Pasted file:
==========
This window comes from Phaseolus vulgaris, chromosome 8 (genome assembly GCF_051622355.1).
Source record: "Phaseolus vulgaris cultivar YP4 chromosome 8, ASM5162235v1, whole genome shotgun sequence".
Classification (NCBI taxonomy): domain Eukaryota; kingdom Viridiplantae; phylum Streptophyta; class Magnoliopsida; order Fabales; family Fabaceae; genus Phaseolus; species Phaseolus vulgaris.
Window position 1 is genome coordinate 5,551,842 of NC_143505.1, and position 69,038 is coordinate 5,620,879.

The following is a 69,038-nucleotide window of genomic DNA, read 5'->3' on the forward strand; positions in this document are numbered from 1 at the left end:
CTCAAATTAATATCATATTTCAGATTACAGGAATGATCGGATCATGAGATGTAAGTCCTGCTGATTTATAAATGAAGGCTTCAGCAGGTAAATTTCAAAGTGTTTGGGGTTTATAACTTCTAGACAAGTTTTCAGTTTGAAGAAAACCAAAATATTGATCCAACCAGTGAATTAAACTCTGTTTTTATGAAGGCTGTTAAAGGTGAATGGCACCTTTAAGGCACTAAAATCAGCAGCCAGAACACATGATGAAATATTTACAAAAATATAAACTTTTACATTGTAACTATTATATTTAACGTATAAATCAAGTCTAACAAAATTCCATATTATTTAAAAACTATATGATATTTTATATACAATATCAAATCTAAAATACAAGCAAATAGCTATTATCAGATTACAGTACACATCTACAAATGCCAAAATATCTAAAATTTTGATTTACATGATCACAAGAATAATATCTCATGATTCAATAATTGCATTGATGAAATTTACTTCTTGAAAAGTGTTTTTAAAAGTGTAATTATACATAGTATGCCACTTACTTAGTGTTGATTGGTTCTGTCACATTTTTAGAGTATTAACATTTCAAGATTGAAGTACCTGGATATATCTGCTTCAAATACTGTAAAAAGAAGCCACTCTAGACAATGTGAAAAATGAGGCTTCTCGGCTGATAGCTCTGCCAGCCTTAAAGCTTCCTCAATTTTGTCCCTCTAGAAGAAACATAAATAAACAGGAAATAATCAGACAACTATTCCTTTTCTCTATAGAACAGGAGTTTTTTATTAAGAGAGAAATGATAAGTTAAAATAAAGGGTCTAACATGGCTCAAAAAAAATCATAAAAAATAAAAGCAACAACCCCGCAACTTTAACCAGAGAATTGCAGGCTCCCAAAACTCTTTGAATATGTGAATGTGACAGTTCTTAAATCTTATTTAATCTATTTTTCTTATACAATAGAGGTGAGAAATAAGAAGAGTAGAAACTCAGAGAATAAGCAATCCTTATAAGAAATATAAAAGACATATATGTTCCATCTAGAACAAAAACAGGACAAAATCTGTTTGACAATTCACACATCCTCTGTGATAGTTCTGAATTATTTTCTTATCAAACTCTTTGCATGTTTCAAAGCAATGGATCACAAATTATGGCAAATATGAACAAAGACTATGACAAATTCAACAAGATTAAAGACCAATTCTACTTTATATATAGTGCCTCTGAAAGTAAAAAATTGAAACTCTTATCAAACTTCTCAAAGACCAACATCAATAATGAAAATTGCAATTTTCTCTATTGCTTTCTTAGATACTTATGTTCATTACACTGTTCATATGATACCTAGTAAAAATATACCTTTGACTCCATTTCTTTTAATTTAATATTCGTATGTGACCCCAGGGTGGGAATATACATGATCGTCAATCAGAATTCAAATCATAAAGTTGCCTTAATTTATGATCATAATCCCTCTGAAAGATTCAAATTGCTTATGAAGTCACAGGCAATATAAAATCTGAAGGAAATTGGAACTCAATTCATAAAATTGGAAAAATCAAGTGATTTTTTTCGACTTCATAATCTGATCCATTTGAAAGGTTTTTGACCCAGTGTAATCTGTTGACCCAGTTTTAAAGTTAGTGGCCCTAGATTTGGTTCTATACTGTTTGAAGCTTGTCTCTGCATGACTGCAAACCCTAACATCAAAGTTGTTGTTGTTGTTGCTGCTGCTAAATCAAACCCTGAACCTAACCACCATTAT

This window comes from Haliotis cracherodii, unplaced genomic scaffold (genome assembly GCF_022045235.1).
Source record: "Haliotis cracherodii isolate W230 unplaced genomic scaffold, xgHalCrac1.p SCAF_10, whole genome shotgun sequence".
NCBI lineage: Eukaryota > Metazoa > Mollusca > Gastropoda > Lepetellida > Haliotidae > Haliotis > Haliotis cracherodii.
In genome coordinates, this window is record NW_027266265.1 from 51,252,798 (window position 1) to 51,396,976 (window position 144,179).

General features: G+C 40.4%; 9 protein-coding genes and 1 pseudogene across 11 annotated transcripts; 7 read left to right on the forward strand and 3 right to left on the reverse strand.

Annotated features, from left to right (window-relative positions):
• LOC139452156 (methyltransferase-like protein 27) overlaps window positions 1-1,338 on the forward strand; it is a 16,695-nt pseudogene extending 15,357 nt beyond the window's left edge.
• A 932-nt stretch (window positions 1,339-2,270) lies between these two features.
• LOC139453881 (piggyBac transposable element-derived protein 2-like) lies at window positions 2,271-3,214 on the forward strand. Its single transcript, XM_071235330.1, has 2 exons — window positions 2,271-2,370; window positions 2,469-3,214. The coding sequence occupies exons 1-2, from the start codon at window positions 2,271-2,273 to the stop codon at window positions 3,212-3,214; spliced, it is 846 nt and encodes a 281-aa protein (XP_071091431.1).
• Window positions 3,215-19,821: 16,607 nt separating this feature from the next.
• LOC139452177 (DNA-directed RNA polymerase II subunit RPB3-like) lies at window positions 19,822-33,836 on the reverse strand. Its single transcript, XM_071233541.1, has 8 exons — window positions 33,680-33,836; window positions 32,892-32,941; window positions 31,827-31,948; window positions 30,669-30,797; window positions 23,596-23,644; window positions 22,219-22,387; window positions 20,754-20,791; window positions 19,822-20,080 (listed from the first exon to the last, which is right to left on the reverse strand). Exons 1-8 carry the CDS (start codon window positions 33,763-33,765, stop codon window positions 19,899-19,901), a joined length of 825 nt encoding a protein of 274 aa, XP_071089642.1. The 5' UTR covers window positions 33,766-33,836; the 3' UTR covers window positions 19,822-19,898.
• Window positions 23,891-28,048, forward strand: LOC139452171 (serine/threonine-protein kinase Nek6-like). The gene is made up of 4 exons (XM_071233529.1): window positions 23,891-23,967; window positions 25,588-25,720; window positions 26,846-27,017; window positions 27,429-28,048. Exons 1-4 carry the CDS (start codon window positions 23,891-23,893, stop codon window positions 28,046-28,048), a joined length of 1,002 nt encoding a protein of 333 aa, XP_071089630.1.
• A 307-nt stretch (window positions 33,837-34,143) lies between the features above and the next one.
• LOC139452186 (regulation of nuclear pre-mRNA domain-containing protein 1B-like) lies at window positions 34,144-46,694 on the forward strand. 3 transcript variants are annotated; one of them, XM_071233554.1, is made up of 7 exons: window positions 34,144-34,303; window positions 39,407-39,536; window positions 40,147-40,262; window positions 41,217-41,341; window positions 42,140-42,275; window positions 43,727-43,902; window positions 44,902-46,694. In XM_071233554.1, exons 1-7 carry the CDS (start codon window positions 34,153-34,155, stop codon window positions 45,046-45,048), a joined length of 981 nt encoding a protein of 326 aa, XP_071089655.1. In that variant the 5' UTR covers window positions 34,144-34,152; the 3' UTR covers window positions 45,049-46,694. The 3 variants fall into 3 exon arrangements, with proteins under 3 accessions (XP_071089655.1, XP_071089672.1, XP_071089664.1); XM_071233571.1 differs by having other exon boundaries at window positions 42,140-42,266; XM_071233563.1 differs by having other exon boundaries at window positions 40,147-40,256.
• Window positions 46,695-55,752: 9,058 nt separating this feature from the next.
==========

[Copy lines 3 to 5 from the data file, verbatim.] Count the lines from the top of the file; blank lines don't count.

Classification (NCBI taxonomy): domain Eukaryota; kingdom Viridiplantae; phylum Streptophyta; class Magnoliopsida; order Fabales; family Fabaceae; genus Phaseolus; species Phaseolus vulgaris.
Window position 1 is genome coordinate 5,551,842 of NC_143505.1, and position 69,038 is coordinate 5,620,879.

The following is a 69,038-nucleotide window of genomic DNA, read 5'->3' on the forward strand; positions in this document are numbered from 1 at the left end: